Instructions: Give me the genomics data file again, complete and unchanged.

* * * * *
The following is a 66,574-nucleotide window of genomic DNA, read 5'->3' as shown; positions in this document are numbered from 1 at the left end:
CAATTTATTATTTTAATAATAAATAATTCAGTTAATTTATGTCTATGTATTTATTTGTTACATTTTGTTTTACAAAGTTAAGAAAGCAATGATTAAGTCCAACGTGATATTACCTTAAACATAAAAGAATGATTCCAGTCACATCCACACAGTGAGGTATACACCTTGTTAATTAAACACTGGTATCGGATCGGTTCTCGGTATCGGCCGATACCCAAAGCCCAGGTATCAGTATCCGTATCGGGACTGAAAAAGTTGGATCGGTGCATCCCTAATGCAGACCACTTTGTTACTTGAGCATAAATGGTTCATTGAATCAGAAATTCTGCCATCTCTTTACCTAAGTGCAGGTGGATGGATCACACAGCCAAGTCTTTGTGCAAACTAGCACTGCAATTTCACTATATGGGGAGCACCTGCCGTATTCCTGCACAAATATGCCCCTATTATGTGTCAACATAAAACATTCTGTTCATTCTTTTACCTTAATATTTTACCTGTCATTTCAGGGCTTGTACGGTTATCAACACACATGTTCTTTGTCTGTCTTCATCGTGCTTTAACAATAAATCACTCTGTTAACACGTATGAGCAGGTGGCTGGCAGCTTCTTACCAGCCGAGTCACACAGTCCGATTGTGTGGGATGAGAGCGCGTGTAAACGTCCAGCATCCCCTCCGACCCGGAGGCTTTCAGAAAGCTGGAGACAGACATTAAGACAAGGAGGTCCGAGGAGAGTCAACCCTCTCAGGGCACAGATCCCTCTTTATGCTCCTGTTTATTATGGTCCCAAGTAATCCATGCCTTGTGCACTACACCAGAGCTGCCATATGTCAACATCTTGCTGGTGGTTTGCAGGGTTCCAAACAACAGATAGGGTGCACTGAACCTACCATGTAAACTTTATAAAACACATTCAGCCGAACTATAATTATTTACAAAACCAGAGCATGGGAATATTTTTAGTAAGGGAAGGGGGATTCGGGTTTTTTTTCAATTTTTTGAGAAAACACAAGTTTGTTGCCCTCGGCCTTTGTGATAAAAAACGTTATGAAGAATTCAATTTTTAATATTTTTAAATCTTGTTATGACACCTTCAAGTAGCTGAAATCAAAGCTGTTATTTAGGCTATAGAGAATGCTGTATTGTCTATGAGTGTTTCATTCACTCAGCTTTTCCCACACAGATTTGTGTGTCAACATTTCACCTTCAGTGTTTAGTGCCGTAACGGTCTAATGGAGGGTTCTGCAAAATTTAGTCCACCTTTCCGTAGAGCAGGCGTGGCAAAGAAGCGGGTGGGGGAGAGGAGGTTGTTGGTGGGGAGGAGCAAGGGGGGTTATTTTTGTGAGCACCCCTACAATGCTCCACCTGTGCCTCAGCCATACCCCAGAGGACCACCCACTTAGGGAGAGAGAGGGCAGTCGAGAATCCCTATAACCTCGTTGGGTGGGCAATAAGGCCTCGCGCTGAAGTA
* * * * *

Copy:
The following is a 66,574-nucleotide window of genomic DNA, read 5'->3' as shown; positions in this document are numbered from 1 at the left end:
CAATTTATTATTTTAATAATAAATAATTCAGTTAATTTATGTCTATGTATTTATTTGTTACATTTTGTTTTACAAAGTTAAGAAAGCAATGATTAAGTCCAACGTGATATTACCTTAAACATAAAAGAATGATTCCAGTCACATCCACACAGTGAGGTATACACCTTGTTAATTAAACACTGGTATCGGATCGGTTCTCGGTATCGGCCGATACCCAAAGCCCAGGTATCAGTATCCGTATCGGGACTGAAAAAGTTGGATCGGTGCATCCCTAATGCAGACCACTTTGTTACTTGAGCATAAATGGTTCATTGAATCAGAAATTCTGCCATCTCTTTACCTAAGTGCAGGTGGATGGATCACACAGCCAAGTCTTTGTGCAAACTAGCACTGCAATTTCACTATATGGGGAGCACCTGCCGTATTCCTGCACAAATATGCCCCTATTATGTGTCAACATAAAACATTCTGTTCATTCTTTTACCTTAATATTTTACCTGTCATTTCAGGGCTTGTACGGTTATCAACACACATGTTCTTTGTCTGTCTTCATCGTGCTTTAACAATAAATCACTCTGTTAACACGTATGAGCAGGTGGCTGGCAGCTTCTTACCAGCCGAGTCACACAGTCCGATTGTGTGGGATGAGAGCGCGTGTAAACGTCCAGCATCCCCTCCGACCCGGAGGCTTTCAGAAAGCTGGAGACAGACATTAAGACAAGGAGGTCCGAGGAGAGTCAACCCTCTCAGGGCACAGATCCCTCTTTATGCTCCTGTTTATTATGGTCCCAAGTAATCCATGCCTTGTGCACTACACCAGAGCTGCCATATGTCAACATCTTGCTGGTGGTTTGCAGGGTTCCAAACAACAGATAGGGTGCACTGAACCTACCATGTAAACTTTATAAAACACATTCAGCCGAACTATAATTATTTACAAAACCAGAGCATGGGAATATTTTTAGTAAGGGAAGGGGGATTCGGGTTTTTTTTCAATTTTTTGAGAAAACACAAGTTTGTTGCCCTCGGCCTTTGTGATAAAAAACGTTATGAAGAATTCAATTTTTAATATTTTTAAATCTTGTTATGACACCTTCAAGTAGCTGAAATCAAAGCTGTTATTTAGGCTATAGAGAATGCTGTATTGTCTATGAGTGTTTCATTCACTCAGCTTTTCCCACACAGATTTGTGTGTCAACATTTCACCTTCAGTGTTTAGTGCCGTAACGGTCTAATGGAGGGTTCTGCAAAATTTAGTCCACCTTTCCGTAGAGCAGGCGTGGCAAAGAAGCGGGTGGGGGAGAGGAGGTTGTTGGTGGGGAGGAGCAAGGGGGGTTATTTTTGTGAGCACCCCTACAATGCTCCACCTGTGCCTCAGCCATACCCCAGAGGACCACCCACTTAGGGAGAGAGAGGGCAGTCGAGAATCCCTATAACCTCGTTGGGTGGGCAATAAGGCCTCGCGCTGAAGTA